In spite of precise, effective treatment of head and neck squamous cell cancer, half of patients will experience recurrence — their cancer will return in the same area as the original cancer. That can be life-threatening.

“When this cancer comes back after surgery and/or radiation therapy, the cancer can affect speech and swallowing, invade blood vessels, block the airway and be detrimental for a patient’s overall quality of life,” said Musaddiq Awan, MD, radiation oncologist and MCW faculty member.

To improve the outlook, Dr. Awan has been awarded a grant from the National Institutes of Health to study the use of magnetic resonance (MR) image-guided radiation therapy coupled with immunotherapy. Dr. Awan is principal investigator of this phase I clinical trial, which is available only through the Froedtert & the Medical College of Wisconsin Cancer Network.

“The goal of the trial, if it is ultimately successful, is to offer the therapy to all head and neck cancer patients to improve cancer control and survival,” Dr. Awan said. “As a phase I trial, the new regimen is being tested with patients who cannot tolerate standard-of-care treatment or for whom the cancer has spread and standard-of-care treatment is not appropriate.”

The trial builds on a radiation therapy method called hypofractionation that has been effective for other cancers, including lung cancer. It involves reducing the total radiation therapy time while intensifying the dose.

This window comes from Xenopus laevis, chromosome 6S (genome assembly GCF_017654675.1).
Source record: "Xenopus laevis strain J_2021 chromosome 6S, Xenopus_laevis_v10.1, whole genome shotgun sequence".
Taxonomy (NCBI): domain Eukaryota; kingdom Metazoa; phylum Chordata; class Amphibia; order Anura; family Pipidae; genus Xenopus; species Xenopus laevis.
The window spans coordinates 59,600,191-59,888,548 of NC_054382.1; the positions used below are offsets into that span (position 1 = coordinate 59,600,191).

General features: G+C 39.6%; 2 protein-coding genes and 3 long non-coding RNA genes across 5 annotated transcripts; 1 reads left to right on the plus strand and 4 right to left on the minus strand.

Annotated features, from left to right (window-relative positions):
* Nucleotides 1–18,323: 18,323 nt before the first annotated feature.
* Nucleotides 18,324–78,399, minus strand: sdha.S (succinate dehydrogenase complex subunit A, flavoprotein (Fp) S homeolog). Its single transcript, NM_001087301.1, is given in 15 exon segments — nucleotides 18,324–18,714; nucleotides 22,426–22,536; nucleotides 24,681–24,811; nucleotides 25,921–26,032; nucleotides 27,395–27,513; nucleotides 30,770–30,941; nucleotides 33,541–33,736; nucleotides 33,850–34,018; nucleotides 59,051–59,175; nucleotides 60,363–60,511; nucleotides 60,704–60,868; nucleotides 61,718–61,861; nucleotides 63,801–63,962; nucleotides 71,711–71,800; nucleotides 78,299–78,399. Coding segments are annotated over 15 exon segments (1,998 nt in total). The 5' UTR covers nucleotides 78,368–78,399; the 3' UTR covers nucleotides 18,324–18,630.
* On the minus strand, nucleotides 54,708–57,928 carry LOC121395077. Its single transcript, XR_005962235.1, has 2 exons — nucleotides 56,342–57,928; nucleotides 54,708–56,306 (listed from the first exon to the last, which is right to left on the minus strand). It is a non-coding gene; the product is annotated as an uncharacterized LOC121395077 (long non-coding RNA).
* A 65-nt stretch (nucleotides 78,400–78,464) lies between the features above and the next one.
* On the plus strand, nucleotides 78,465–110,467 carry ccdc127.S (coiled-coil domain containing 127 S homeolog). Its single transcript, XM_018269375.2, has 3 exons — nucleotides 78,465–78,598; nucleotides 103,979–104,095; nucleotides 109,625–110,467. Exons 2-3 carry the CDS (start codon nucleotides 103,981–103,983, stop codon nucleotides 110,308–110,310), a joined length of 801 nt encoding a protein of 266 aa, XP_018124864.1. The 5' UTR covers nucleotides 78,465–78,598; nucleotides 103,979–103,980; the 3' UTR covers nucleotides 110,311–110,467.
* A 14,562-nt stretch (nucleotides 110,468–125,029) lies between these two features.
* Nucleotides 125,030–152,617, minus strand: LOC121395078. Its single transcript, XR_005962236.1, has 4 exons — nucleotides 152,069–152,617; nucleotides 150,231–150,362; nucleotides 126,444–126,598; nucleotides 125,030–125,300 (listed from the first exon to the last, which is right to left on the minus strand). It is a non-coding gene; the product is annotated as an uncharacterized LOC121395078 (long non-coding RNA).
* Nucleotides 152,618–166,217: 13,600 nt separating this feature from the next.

“The study has two components,” Dr. Awan said. “The first involves giving a larger dose of radiation and shortening the course of treatment from six or seven weeks to three weeks. In the second component, we reduce toxicity by adapting the radiation exactly to the tumor’s margins as it shrinks during treatment.”

Researchers will use the Unity MR-linac, which combines MR imaging with a linear accelerator. This technology allows doctors to capture daily images of the tumor in real time during treatment.

“Each week, we adjust the radiation pattern to target the tumor more precisely with a greater radiation dose,” Dr. Awan said. “MR-linac allows us to tailor treatment to how the tumor is responding to radiation therapy.”

The phase I trial will test safety by finding the maximum tolerated — and safe — radiation dose and identifying side effects. With the trial’s multidisciplinary approach, participants will also receive a single dose of immunotherapy once a month during radiation therapy and up to one year afterward. Researchers expect the immunotherapy/radiation therapy combination to enhance treatment effectiveness.

“We see patients go through very difficult treatment for head and neck cancer that can affect their ability to eat, swallow and speak,” Dr. Awan said. “By doing this trial, we hope to cure more people, while better maintaining quality of life.”